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Tricks and treats

What are you wearing this Halloween?

Joackim Weiler

With Halloween on a Sunday, and not exactly a weekend this year, you have two extra days and nights of having to go cheap and make one costume work for three days of parties and trick-and/or-treating. So, what is your mask and wig for Halloween 2021? 

The many faces of the Sixer-Not-Sixer Ben Simmons: the lazy baller, the distant emotional wastrel, the letter-writing goof expressing himself in prose? (It should be added that though he’s got zero time to practice even when he deigns his teammates worthy of his presence, Simmons does have the get-up-and-go vigor to put his Moorestown, South Jersey, house on the market for $5 million). 

The rolled-up sleeves of John “Johnny Doc” Dougherty complete with a scroll of lobbyists, political consultants, and fellow union leaders close at his side? Transit Workers Union Local 234 president Willie Brown pushing around SEPTA as if he were pushing old trolleys back onto their tracks? An Eagle – pick one, they’re all to blame – who blundered every bit of Sunday’s game with the Raiders and have left us 2-5? (Maybe newly ex-Eagle Zach Ertz got out of town for the Arizona Cardinals just in time. And I don’t mean Philly’s cold winter’s snap). Maybe even the pranking fake Gritty that got its ass kicked on Saturday Night Live the other night?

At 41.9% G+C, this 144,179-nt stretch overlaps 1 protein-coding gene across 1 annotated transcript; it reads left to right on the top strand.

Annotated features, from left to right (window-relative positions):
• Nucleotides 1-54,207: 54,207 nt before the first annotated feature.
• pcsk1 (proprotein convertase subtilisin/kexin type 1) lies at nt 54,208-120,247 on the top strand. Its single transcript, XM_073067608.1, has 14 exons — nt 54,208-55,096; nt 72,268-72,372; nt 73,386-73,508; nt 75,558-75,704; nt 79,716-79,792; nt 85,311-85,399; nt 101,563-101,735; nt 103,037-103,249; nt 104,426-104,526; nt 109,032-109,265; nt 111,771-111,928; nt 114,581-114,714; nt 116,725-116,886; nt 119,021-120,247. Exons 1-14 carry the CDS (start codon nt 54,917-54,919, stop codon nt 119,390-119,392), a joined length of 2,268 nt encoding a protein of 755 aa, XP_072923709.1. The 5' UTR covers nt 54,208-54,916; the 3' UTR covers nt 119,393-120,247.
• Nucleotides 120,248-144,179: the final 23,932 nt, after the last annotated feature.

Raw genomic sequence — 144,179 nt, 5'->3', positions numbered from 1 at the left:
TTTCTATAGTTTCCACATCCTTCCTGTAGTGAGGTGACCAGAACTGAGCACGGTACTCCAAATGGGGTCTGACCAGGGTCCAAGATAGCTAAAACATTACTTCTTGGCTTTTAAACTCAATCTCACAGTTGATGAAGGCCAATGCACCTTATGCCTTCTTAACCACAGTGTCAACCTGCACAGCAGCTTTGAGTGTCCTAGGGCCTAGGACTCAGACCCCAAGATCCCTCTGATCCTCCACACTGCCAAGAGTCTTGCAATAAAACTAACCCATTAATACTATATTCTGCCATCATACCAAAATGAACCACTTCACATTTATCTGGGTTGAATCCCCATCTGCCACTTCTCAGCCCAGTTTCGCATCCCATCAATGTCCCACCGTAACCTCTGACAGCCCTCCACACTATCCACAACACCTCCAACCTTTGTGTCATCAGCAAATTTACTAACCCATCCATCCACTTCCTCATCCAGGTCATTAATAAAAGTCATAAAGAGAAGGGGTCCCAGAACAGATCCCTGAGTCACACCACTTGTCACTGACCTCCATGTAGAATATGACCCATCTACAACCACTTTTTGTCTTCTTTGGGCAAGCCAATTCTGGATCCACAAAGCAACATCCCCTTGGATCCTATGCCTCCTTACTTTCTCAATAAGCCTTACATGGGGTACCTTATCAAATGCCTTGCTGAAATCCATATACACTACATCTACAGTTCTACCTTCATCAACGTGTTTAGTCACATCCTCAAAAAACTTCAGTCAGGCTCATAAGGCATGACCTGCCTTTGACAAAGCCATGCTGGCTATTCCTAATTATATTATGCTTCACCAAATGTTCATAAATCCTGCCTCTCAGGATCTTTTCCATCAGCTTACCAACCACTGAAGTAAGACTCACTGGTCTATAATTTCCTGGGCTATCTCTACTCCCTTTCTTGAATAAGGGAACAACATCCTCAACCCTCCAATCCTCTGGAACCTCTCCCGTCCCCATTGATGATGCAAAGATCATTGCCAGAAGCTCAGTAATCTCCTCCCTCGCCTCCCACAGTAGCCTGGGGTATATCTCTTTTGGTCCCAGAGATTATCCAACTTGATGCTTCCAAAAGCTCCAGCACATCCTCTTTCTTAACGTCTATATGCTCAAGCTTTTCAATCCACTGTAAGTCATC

Ghouling up for Halloween and going into the district attorney’s race this Tuesday, I’d love to say that I’m going for the Charles Peruto costume (the disco pompadour, the deep tan, the natty comportment) and not the Larry Krasner (basically the “Harry Potter” with less schoolkid references and more frazzled, loosely knotted ties) for Halloween, but while both are scary, the former just won’t draw any attention.

Comcast TV set